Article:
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Comparative efficacy of nonhormonal drugs on menopausal hot flashes

Overview of attention for article published in European Journal of Clinical Pharmacology, July 2016
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Title
Comparative efficacy of nonhormonal drugs on menopausal hot flashes
Published in
European Journal of Clinical Pharmacology, July 2016
DOI 10.1007/s00228-016-2090-5
Pubmed ID
Authors

Lujin Li, Ling Xu, Junyi Wu, Lidan Dong, Shuiyu Zhao, Qingshan Zheng

Abstract

The effects of nonhormonal drugs on menopausal hot flashes are still not well quantified. We therefore did a model-based meta-analysis (MBMA) to quantitate and compare the efficacy features of nonhormonal drugs on menopausal hot flashes. Literature was searched in the public databases to extract data of clinical trials on nonhormonal drugs, including selective serotonin reuptake inhibitors (SSRIs) or serotonin norepinephrine reuptake inhibitors (SNRIs), gabapentin, clonidine, and soy isoflavones. Pharmacodynamic models were used for the quantitative analysis of each drug. Thirty-nine studies were included in the analysis. The results revealed a classic pharmacodynamic maximal effect (Emax) model could describe the time course of hot-flash reduction by nonhormonal drugs. After deducting placebo effects, the Emax of SSRIs/SNRIs, gabapentin, clonidine, and soy isoflavones was 13.9 %, 14.8 %, 18.5 %, and 25.0 %, respectively. The time to achieve half of the maximal effect (ET50) of SSRIs/SNRIs, gabapentin, clonidine, and soy isoflavones was 0.18 weeks, 0 weeks, 0 weeks, and 11.6 weeks, respectively. The results showed that SSRIs/SNRIs, gabapentin, and clonidine had a rapid onset, which could reach the maximum effect immediately. However, the onset of soy isoflavones was very slow, and a duration of 16.6 weeks was needed to surpass the efficacy of paroxetine (a type of SSRIs). The information provided in this study can be used as valuable supplementary information for treatment guidelines of nonhormonal drugs on menopausal hot flashes.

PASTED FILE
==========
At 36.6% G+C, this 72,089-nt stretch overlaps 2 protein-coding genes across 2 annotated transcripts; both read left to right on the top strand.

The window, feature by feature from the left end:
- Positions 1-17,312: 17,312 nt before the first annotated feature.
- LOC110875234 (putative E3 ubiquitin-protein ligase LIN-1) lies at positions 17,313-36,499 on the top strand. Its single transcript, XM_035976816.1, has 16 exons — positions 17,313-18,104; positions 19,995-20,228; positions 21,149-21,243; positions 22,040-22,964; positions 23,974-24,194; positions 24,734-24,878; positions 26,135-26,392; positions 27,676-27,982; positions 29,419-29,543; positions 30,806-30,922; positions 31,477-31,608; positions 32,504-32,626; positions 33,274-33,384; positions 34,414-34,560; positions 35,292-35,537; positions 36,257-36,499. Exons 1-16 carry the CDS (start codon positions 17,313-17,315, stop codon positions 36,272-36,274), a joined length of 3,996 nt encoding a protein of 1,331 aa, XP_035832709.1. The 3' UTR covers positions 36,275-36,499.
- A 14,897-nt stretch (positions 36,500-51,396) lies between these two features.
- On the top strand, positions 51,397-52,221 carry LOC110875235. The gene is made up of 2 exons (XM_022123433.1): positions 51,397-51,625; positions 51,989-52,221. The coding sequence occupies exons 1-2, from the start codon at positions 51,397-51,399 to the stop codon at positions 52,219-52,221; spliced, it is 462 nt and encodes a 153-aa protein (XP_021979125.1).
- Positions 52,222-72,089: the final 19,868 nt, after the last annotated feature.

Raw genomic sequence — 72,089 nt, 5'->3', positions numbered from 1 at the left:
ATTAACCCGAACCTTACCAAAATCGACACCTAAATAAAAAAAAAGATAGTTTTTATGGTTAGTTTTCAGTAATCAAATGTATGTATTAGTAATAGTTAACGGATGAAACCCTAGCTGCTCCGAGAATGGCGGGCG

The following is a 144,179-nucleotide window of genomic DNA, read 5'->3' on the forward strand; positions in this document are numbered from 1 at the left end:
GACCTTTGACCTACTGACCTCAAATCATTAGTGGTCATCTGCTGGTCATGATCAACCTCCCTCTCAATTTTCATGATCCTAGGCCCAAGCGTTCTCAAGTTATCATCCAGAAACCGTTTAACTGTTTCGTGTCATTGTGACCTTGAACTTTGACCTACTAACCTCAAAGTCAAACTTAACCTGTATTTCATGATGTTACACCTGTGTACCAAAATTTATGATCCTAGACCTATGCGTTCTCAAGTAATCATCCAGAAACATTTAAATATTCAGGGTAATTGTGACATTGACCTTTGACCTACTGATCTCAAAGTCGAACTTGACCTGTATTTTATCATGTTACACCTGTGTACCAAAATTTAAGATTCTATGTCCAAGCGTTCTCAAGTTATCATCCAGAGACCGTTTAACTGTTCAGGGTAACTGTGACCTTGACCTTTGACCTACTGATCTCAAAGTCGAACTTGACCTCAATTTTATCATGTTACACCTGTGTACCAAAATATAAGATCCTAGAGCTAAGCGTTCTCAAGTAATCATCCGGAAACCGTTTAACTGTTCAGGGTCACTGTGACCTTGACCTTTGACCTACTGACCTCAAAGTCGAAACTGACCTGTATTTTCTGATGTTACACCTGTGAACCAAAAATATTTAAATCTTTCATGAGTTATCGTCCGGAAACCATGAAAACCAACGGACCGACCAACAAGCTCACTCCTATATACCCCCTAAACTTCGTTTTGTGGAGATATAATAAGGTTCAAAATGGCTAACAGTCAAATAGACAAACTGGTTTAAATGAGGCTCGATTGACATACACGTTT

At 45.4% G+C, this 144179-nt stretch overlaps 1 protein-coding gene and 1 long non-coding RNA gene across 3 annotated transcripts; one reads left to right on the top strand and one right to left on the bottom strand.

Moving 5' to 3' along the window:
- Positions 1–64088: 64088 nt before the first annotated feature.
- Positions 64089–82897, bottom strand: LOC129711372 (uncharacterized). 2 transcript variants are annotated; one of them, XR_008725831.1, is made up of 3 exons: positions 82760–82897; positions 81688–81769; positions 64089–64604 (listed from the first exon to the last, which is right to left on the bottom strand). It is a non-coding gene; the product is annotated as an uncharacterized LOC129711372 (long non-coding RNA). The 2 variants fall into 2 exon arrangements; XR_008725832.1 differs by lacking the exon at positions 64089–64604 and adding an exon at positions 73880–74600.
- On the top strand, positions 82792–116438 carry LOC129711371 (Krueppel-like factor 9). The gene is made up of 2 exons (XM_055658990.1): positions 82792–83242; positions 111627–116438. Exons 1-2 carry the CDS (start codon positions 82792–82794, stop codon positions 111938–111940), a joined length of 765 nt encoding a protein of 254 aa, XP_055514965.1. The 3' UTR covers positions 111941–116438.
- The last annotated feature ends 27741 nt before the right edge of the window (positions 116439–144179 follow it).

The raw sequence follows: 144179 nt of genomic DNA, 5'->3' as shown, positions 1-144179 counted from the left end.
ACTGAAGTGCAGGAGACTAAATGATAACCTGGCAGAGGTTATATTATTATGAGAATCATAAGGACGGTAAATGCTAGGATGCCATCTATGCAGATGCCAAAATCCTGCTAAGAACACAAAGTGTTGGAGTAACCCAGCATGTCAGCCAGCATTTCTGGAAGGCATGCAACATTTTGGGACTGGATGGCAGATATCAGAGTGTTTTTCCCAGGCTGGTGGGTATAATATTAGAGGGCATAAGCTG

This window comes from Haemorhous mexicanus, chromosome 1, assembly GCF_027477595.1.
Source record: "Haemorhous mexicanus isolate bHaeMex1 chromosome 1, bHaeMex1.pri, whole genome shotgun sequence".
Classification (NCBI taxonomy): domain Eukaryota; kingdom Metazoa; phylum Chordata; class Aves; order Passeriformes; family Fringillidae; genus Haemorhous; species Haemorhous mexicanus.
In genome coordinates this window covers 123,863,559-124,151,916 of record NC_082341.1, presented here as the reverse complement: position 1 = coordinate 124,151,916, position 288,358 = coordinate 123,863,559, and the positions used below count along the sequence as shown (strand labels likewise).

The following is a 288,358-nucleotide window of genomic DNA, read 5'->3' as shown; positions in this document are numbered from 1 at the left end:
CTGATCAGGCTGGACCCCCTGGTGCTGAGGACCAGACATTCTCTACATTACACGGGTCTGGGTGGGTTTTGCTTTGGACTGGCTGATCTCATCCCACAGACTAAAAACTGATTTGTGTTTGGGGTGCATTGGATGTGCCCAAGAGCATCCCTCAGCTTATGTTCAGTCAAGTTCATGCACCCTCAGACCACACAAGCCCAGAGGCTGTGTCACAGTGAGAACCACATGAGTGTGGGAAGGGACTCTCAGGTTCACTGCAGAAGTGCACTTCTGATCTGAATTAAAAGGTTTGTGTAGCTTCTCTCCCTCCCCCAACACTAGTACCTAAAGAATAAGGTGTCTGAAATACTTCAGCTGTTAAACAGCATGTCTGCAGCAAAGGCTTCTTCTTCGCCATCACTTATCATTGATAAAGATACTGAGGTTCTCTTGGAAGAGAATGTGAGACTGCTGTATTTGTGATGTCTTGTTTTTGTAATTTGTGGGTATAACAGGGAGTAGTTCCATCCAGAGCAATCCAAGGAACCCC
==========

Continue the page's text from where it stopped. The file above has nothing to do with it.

Mendeley readers

The data shown below were compiled from readership statistics for 24 Mendeley readers of this research output. Click here to see the associated Mendeley record.

Geographical breakdown

Country Count As %
Unknown 24 100%

Demographic breakdown

Readers by professional status Count As %
Student > Bachelor 7 29%
Student > Master 7 29%
Unspecified 3 13%
Professor > Associate Professor 2 8%
Student > Ph. D. Student 1 4%
Other 4 17%
Readers by discipline Count As %
Nursing and Health Professions 6 25%
Pharmacology, Toxicology and Pharmaceutical Science 4 17%
Medicine and Dentistry 4 17%
Unspecified 4 17%
Agricultural and Biological Sciences 3 13%
Other 3 13%

Attention Score in Context

This research output has an Altmetric Attention Score of 1. This is our high-level measure of the quality and quantity of online attention that it has received. This Attention Score, as well as the ranking and number of research outputs shown below, was calculated when the research output was last mentioned on 22 September 2016.
All research outputs
#10,837,583
of 12,226,226 outputs
Outputs from European Journal of Clinical Pharmacology
#1,597
of 1,691 outputs
Outputs of similar age
#218,358
of 263,190 outputs
Outputs of similar age from European Journal of Clinical Pharmacology
#23
of 25 outputs
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